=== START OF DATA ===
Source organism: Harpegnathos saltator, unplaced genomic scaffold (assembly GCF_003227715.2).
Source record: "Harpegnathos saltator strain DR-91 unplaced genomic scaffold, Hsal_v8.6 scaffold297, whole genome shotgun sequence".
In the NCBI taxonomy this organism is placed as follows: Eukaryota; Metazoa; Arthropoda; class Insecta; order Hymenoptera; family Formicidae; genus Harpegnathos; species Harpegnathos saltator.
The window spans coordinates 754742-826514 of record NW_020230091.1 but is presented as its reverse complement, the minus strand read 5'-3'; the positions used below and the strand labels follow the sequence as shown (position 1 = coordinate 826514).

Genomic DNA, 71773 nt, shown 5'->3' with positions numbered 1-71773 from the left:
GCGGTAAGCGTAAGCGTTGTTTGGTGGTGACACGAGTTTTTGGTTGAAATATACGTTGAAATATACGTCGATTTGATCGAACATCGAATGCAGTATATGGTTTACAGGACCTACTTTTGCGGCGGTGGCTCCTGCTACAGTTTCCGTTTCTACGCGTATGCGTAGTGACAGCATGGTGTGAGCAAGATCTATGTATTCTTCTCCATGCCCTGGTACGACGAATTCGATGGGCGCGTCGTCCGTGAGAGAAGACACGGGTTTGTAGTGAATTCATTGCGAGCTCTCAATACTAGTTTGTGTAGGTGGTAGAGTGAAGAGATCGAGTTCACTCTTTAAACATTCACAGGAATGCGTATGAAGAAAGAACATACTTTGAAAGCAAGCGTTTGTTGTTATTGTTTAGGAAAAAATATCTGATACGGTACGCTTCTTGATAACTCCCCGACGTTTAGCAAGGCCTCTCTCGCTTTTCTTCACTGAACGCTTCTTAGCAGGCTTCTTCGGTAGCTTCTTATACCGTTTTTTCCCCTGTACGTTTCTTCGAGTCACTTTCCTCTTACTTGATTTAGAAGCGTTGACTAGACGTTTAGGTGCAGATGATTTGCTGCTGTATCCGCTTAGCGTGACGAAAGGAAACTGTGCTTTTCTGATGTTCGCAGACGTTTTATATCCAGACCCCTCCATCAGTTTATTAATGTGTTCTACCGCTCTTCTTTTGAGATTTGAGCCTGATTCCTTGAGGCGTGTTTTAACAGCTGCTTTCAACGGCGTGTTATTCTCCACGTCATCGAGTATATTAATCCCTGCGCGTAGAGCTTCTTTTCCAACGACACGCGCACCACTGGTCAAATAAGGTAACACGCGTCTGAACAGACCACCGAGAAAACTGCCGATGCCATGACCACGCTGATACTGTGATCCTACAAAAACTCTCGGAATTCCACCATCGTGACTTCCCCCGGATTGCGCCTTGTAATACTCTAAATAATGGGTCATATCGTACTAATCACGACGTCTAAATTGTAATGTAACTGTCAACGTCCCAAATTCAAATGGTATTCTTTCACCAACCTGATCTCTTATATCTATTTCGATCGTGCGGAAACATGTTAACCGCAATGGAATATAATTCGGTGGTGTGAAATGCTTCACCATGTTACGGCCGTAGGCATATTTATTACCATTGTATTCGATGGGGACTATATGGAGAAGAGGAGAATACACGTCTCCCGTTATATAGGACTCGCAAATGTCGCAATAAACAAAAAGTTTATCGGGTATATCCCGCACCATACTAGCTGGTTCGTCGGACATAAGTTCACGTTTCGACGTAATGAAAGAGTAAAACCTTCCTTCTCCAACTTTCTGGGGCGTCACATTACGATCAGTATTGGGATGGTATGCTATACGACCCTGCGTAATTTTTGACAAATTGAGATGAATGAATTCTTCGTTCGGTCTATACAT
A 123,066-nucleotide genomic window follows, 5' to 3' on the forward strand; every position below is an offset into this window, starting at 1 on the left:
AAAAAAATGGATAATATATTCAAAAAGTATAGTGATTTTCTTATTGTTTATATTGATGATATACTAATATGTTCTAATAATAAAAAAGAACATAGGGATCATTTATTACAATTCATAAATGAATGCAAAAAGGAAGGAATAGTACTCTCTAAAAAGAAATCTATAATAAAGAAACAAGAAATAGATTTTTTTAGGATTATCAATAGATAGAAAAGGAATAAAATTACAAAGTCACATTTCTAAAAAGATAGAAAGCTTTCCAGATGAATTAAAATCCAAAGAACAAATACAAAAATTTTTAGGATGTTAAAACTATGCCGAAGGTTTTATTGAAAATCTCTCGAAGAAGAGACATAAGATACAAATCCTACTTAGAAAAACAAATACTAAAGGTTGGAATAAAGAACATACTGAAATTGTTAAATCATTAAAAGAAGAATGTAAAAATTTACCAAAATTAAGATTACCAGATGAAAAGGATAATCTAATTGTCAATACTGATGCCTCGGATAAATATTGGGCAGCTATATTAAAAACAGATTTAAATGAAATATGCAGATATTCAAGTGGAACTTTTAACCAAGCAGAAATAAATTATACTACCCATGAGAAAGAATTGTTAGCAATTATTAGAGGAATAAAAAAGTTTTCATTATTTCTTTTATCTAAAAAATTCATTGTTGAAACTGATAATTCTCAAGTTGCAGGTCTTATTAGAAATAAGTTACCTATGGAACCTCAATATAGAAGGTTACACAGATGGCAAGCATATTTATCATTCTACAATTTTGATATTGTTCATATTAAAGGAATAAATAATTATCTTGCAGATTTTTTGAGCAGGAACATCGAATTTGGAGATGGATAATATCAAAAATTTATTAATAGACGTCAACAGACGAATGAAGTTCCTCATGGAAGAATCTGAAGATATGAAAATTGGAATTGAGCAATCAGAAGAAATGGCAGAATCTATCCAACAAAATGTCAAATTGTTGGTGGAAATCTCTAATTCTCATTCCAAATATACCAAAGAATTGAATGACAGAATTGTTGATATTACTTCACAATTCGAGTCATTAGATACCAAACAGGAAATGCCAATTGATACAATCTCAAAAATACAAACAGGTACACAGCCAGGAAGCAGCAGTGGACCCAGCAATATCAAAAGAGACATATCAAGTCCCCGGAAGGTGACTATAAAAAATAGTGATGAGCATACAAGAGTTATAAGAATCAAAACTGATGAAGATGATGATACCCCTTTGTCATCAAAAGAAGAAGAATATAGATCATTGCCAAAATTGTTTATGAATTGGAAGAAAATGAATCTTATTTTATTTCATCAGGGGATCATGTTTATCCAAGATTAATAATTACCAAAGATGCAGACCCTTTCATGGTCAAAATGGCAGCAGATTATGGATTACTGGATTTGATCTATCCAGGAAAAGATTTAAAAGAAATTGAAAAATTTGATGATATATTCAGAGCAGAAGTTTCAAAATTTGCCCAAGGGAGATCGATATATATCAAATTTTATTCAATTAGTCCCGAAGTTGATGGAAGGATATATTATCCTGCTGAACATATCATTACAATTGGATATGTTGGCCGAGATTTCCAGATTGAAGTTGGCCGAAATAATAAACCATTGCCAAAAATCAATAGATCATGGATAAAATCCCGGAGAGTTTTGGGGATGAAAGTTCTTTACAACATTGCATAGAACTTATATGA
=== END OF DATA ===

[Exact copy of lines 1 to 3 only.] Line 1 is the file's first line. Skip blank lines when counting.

Source organism: Harpegnathos saltator, unplaced genomic scaffold (assembly GCF_003227715.2).
Source record: "Harpegnathos saltator strain DR-91 unplaced genomic scaffold, Hsal_v8.6 scaffold297, whole genome shotgun sequence".
In the NCBI taxonomy this organism is placed as follows: Eukaryota; Metazoa; Arthropoda; class Insecta; order Hymenoptera; family Formicidae; genus Harpegnathos; species Harpegnathos saltator.